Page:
MB: You know it’s interesting, I’ve given the matter some thought, and I don’t see a serious impact or major influence on science by art. Though I suppose you could make the case that the recent film The Martian is a kind of feature-length argument for funding NASA. And if that works out — then by all means — science has indeed been impacted by art. But it’s questionable.

While the history of technology is influenced by where the money is going in the entertainment sphere, that’s not the same thing. I think though science may look with due regard on art, it operates according to a very different methodology, and scientists really risk being disrespected by their peers if they attempt to incorporate aesthetic impulses or artistic methodologies in their work. So I disagree with that part of the question.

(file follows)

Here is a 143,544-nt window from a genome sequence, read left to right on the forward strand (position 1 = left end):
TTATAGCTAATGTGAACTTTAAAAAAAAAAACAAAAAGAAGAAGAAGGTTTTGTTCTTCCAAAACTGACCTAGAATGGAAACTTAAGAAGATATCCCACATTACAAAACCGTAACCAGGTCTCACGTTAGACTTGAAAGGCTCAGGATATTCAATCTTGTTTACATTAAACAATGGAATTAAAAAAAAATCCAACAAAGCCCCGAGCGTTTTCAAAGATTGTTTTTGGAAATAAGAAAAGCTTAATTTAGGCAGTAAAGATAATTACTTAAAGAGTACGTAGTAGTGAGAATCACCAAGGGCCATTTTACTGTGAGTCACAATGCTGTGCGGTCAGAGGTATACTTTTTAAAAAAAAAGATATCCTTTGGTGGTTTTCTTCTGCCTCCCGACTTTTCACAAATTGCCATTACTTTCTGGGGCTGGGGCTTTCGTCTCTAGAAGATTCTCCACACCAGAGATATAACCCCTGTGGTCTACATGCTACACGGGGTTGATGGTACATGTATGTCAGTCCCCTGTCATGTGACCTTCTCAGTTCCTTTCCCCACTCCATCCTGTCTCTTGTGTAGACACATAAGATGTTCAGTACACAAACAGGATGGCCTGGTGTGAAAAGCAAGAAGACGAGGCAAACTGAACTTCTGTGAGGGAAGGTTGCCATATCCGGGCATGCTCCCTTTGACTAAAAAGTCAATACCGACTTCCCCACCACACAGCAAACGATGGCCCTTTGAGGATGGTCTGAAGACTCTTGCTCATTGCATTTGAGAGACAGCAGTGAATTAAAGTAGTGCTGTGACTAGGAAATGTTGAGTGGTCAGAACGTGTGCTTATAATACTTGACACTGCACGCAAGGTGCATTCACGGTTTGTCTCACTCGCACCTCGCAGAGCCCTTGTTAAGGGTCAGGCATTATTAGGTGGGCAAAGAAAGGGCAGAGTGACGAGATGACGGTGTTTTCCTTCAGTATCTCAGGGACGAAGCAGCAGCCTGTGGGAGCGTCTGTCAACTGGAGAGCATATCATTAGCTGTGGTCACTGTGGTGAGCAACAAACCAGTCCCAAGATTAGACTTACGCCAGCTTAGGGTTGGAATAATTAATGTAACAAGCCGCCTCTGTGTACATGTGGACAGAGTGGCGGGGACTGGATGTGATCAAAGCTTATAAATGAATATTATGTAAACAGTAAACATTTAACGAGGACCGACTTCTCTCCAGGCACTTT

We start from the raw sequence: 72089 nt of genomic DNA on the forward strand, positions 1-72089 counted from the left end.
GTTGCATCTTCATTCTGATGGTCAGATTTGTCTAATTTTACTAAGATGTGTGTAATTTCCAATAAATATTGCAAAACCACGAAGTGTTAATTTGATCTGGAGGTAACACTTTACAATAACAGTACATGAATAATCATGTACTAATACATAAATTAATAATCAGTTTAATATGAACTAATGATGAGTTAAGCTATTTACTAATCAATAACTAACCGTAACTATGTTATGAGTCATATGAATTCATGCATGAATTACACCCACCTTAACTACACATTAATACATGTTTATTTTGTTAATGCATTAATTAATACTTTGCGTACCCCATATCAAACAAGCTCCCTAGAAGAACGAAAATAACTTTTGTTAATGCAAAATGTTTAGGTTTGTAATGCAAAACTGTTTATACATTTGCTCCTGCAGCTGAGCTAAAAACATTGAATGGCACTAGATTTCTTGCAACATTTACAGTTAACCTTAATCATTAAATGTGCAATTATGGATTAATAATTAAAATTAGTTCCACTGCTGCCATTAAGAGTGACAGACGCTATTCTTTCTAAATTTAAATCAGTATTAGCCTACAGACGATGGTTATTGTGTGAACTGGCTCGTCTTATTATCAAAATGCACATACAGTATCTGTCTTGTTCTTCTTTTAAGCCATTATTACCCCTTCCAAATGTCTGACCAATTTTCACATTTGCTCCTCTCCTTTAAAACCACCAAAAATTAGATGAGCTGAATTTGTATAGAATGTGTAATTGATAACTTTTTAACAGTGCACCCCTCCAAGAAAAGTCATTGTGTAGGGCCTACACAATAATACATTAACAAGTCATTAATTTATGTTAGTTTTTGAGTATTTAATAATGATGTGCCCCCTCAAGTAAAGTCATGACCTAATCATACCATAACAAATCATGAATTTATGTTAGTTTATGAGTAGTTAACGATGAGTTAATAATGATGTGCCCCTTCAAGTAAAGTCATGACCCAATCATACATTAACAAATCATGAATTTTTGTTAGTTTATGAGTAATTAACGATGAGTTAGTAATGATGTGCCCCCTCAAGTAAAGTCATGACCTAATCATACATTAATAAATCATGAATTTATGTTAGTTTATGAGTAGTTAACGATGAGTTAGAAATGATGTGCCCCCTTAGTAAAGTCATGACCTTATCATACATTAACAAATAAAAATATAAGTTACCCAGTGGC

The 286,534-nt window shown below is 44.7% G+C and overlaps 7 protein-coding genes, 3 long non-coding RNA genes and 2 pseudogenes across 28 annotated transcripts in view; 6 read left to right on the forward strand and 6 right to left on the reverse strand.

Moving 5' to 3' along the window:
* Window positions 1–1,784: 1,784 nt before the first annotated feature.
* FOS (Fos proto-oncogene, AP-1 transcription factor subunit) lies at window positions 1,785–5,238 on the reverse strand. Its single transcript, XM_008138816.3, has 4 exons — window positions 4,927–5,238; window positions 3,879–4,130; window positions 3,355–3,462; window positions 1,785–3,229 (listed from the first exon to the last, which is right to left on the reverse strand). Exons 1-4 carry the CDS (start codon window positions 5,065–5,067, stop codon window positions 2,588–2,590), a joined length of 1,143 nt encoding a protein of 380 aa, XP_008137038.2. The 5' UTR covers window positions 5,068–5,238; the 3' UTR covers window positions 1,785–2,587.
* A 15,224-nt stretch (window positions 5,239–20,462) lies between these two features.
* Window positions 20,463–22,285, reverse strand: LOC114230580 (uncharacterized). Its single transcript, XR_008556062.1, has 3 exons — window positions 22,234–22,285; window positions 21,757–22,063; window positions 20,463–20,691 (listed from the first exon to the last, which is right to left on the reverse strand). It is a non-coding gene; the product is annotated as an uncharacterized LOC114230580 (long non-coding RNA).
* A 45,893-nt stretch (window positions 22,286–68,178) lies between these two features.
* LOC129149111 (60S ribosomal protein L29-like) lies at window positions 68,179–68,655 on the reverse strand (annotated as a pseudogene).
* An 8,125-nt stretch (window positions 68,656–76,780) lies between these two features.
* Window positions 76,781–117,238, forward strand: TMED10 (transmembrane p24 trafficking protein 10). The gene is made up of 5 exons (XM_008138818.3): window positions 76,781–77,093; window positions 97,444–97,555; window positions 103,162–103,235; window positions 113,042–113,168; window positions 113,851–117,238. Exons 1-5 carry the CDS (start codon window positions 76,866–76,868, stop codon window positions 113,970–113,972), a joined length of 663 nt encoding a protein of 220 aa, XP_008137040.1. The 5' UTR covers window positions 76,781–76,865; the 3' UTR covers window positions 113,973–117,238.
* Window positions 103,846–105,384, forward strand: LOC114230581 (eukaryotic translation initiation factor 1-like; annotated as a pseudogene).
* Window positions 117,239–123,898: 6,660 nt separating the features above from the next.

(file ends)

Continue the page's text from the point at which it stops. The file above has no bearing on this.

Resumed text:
But of course I agree that science as the reigning force dominating western culture has had a profound impact on the arts. This is true in technology-based art but also in more traditional art. How could it not? It’s in the air we breathe, literally. It has enabled some art forms as well, of course. Photography and filmmaking for example were the end result of centuries of research into the physics of optics and the development of an understanding of chemistry, etcetera. Astronomer John Herschel was at the forefront of research into photography in the mid-19th century. So astronomy and photography are in effect co-conspirators.